Light of the anxious heart, Jesus, Thou dost appear
To bid the gloom of guilt depart and shed Thy sweetness here.
—Bernard of Clairvaux
Just as Paul warns his readers in 1 Corinthians 7 to be “free from anxieties,” the hymns we sing this morning develop themes of setting aside worldly fears in favor of the rest we have in Jesus’ finished work. My Hope Is Built On Nothing Less and My Trust Is In The Lord—Psalm 11 contrast a world filled with stormy gales, in which even the foundations are destroyed, with the solid rock of Christ, the Lord in whom we put our trust. O Put Your Trust In God and O Lord Teach Me To Follow You—Psalm 27 encourage us to “rest on His unchanging Word,” to “give to the winds your fears,” and to patiently “wait upon the Lord.” Be Still, My Soul and My Shepherd Will Supply My Need—Psalm 23 instruct us to “leave to Thy God to order and provide” because He is faithful to lead us to a “settled rest.” We close the service with a prayer, Guide Me, O Thou Great Jehovah: because we are weak and He is mighty, we implore our Lord to hold us, to lead us, feed us, deliver us, and to bid our “anxious fears subside.” —Henry C. Haffner
Key Words: Present Distress, Betrothed, Short, Anxieties, Divided, Passions
Keystone Verse: I want you to be free from anxieties. (1 Corinthians 7:32)
1 Corinthians 7:25-40
Now concerning the betrothed, I have no command from the Lord, but I give my judgment as one who by the Lord’s mercy is trustworthy. 26 I think that in view of the present distress it is good for a person to remain as he is. 27 Are you bound to a wife? Do not seek to be free. Are you free from a wife? Do not seek a wife. 28 But if you do marry, you have not sinned, and if a betrothed woman marries, she has not sinned. Yet those who marry will have worldly troubles, and I would spare you that. 29 This is what I mean, brothers: the appointed time has grown very short. From now on, let those who have wives live as though they had none, 30 and those who mourn as though they were not mourning, and those who rejoice as though they were not rejoicing, and those who buy as though they had no goods, 31 and those who deal with the world as though they had no dealings with it. For the present form of this world is passing away.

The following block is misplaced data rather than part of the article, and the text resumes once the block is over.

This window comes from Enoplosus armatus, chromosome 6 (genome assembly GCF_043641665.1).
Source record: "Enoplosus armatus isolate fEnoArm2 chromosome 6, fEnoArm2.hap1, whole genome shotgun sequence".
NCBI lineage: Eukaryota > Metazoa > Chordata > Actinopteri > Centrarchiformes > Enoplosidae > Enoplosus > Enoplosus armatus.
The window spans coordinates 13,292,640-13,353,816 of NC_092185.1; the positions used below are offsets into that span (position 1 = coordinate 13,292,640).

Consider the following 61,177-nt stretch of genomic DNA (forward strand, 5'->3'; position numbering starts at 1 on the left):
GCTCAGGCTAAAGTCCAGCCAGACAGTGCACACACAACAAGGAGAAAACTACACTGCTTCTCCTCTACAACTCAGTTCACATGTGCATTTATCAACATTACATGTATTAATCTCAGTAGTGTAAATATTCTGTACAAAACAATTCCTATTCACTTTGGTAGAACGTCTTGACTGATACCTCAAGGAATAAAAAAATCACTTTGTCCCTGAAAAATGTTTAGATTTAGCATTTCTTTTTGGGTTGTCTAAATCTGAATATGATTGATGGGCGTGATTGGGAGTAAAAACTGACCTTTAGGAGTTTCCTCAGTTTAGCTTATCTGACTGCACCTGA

32 I want you to be free from anxieties. The unmarried man is anxious about the things of the Lord, how to please the Lord. 33 But the married man is anxious about worldly things, how to please his wife, 34 and his interests are divided. And the unmarried or betrothed woman is anxious about the things of the Lord, how to be holy in body and spirit. But the married woman is anxious about worldly things, how to please her husband. 35 I say this for your own benefit, not to lay any restraint upon you, but to promote good order and to secure your undivided devotion to the Lord.
36 If anyone thinks that he is not behaving properly toward his betrothed, if his passions are strong, and it has to be, let him do as he wishes: let them marry—it is no sin. 37 But whoever is firmly established in his heart, being under no necessity but having his desire under control, and has determined this in his heart, to keep her as his betrothed, he will do well. 38 So then he who marries his betrothed does well, and he who refrains from marriage will do even better.
39 A wife is bound to her husband as long as he lives. But if her husband dies, she is free to be married to whom she wishes, only in the Lord. 40 Yet in my judgment she is happier if she remains as she is. And I think that I too have the Spirit of God.